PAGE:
I sometimes go to that place of wondering, and imagining the what if’s of how it would feel to loose my child. I don’t let myself go far into that place or stay long, as just the thought alone takes me into a panic stricken, heart-crushing state. No matter the age of the child, I think the sting would be enough to kill me. Our good friend died tragically 10yrs ago, when he was 24, and still to this day, when I see his parents & the heartache that’s plastered all over them, I still cry. I’m crying just writing this.
    x

  • http://www.cookoodesignphotography.com.au/ Vanessa

    I feel so sad and yet so grateful. I too try not to think of the ‘what ifs’ but they occasionally sneak in. Beautiful post.

  • http://www.blogger.com/profile/18254275544017629129 bigwords is…

    Such a heartfelt and gorgeous post. xx

  • http://www.blogger.com/profile/15086980189762813286 [Good Mum Hunting]

    I can’t even think about it. Death frightens me so much already. Death of a child, is just unimaginable.

    I hope the Chamberlains can heal from this and move on.

    xx

  • Melc_1911

    Heartbreaking and hard to fathom that kind of pain. Beautiful post and tribute. I am going to give my girls an extra hug today

  • Anonymous

    I am following the story of a little boy named Talin (Talin’s wish on face book if anyone would like to see him and donate or just share his page to help get his story and others like him out there). Talin has an inoperable brain tumor and they are not entirely sure how long he has to live! I have a son the exact same age… I often think of Talin throughout the day and sob and wonder why, wishing for a cure or a miracle. Why this little boy has come into my life I will never know but because of him each time I hold my children, I hold them a little longer knowing how lucky I am!! I stop to appreciate the small things more often and I am now in the process of becoming a make a wish volunteer… He has forever changed my life.

    What a great post Beth… Made me cry… xoxo

    Sarz

  • http://www.blogger.com/profile/13272090974052486539 Mrs Woog

    Bawling.

  • http://www.ducksonthedam.com.au/ Alli @ Ducks on the Dam

    What a lovely post Beth. The fact that it has taken 32 years for a finding to be made. The suffering that parents go through when they lose a child.
    I am also remembering Lachie – that terrible email that came through 4 years ago with news that I just didn’t ever expect to hear from two of my very dear friends.
    Thankyou for prompting us all to remember. To take a moment to think about the parents who will always be parents but may not have their precious child with them anymore.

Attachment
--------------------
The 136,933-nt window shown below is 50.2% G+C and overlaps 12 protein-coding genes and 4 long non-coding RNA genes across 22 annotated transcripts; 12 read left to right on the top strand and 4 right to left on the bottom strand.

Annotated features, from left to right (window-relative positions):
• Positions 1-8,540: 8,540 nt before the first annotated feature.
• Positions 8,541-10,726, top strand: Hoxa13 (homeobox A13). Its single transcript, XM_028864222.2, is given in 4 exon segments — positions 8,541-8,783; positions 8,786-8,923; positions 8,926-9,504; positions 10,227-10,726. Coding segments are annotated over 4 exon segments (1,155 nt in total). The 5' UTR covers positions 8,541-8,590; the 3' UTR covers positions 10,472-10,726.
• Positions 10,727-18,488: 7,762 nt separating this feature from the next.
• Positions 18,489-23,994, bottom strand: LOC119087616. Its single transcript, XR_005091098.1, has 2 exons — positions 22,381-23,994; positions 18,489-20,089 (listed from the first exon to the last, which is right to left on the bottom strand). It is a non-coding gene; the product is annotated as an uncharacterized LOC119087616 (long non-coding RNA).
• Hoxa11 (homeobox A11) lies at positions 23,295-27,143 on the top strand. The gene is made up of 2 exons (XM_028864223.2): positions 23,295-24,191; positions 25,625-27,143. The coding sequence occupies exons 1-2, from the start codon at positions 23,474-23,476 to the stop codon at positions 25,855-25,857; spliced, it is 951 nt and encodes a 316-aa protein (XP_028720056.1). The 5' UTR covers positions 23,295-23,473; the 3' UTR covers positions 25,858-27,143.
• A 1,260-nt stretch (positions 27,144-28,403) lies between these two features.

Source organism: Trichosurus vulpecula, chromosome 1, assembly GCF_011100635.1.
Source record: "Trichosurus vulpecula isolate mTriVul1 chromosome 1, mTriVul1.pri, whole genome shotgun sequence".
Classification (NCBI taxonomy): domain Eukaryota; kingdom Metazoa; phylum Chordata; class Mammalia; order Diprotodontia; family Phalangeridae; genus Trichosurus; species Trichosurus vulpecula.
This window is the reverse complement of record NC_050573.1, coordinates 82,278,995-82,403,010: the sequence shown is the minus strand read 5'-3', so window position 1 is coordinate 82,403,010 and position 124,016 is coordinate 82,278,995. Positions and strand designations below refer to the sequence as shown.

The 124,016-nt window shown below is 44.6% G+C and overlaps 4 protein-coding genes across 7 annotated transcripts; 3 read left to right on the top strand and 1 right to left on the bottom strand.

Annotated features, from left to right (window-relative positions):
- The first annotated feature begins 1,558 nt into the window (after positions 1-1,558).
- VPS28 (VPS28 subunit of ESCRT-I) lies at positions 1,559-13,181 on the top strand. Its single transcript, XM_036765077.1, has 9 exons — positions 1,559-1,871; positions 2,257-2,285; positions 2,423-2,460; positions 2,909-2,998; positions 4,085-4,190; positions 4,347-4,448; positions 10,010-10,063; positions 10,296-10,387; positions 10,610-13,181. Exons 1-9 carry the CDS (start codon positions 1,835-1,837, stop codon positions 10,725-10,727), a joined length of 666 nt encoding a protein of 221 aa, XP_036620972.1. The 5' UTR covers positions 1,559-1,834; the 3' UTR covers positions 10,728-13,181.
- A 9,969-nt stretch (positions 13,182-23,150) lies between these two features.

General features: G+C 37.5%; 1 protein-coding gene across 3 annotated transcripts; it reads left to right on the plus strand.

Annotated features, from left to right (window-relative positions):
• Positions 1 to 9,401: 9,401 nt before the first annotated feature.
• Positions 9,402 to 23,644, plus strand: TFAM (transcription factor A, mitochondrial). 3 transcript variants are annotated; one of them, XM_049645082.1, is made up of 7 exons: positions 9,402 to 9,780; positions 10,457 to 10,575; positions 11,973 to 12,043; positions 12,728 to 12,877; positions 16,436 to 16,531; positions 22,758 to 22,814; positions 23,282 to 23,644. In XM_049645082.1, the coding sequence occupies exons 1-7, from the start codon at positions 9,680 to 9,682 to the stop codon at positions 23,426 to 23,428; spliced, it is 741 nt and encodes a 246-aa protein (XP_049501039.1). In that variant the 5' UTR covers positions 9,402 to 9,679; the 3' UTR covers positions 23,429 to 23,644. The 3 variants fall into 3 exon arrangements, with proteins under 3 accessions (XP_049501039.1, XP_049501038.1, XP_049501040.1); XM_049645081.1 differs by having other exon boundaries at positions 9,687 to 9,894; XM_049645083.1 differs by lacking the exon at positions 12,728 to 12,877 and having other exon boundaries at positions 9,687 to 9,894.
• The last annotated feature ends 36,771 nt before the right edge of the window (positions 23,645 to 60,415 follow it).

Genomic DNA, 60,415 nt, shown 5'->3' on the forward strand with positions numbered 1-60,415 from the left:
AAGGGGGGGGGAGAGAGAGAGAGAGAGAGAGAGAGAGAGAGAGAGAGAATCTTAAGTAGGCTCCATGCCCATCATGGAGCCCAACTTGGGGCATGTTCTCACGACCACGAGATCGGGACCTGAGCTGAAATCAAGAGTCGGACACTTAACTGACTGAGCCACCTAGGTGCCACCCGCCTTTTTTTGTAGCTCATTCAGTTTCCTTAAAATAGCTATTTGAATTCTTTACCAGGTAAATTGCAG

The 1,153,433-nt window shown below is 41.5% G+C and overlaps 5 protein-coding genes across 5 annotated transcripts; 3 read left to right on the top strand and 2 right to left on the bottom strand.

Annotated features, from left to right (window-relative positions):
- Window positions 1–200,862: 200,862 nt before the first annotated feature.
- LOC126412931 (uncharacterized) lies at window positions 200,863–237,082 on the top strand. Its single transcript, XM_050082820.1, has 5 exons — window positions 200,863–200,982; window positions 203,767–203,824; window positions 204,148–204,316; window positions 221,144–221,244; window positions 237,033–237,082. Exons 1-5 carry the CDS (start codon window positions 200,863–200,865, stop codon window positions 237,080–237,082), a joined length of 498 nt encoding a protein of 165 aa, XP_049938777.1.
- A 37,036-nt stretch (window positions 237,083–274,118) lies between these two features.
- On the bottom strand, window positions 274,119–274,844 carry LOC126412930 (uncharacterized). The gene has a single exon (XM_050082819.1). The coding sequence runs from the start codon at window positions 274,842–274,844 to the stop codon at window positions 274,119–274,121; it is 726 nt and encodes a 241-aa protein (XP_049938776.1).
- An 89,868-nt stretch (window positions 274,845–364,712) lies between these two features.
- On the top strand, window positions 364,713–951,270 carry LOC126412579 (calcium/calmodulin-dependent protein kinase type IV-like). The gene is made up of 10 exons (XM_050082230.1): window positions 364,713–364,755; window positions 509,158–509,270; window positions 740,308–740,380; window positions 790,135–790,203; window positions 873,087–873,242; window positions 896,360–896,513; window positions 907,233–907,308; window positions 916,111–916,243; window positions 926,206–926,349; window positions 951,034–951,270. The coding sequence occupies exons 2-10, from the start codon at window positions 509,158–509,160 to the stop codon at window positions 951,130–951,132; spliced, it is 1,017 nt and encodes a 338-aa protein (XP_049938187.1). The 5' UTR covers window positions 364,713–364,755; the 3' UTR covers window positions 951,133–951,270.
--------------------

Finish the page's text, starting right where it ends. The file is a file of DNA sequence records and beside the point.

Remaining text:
• http://www.blogger.com/profile/02893083162115591562 Catherine Rodie Blagg (Cup of Tea and a Blog)

    Made me cry. Beautifully written x

  • http://www.blogger.com/profile/08421916141889047331 Jen R

    Tears for all those little souls that leave us too soon xx

  • http://www.blogger.com/profile/11169573229970426760 Sarah

    A really nice post.

  • Debyl1

    Such a beautiful tribute Beth.When I had my daughter I could not sleep without her cot pressed up against our bed,with the side off so I could see,hear and feel her there at all times.I could feed,tend to her and go back off to my much needed sleep knowing she was safe and sound.
    Many people judged us for this but little did they know,not only did this way suit us because it allowed us to get a good nights sleep but it gave us peace of mind.My husband in a previous marriage had lost a baby,one of twins,to cot death.The heartache I knew my husband went through and the Utter Fear we had of going through the same prevented us from having bub in another room.People should not judge others for they dont know what is the reason behind the actions they are judging.
    Thankyou for reminding me of the little bub lost and how lucky I am to have my beautiful girl.xx

  • http://www.blogger.com/profile/04215161182830545561 Reannon Hope

    I am a person who thinks of the worst case scenario often ( something to do with not thinking I’m worthy of a good life I’m told) so my mind often takes me places I wish it wouldn’t. I’ve taken to not watching shows that talk of harm to children, or ones that involve hospitals. They take me down a mental path I can’t stand.

    I grew up knowing my mum had given birth to my brother & he was not alive. Apparently I used to sit on the back step, look to the stars & talk to him ( Jed is his name). Ur wasn’t until I was older I was able to ask my mum about it, how she coped, how she felt. She was brave & strong. She was tested 27 years later when my sister ( whose birthday is the same as Jed’s only a year earlier) died. This time around she isn’t brave or strong, she doesn’t cope well & I doubt she will ever be able to talk of my sister & not cry.

    Your right Beth, we never know how long we have our children for. It doesn’t matter if it’s a moment, if it’s years or if it’s a lifetime I don’t ever think its enough time.

  • http://www.blogger.com/profile/11556843852780239036 Cat

    A friend in High School passed away totally unexpectedly. Several years later I went out with her brother for a few months. That family were so injured and broken apart it made me cry every time I visited. I cannot imagine the heartbreak of losing one of my children. To have media scrutiny like the Chamberlains have had would make it all the harder. I love your beautiful words Beth, a fitting tribute. xxxx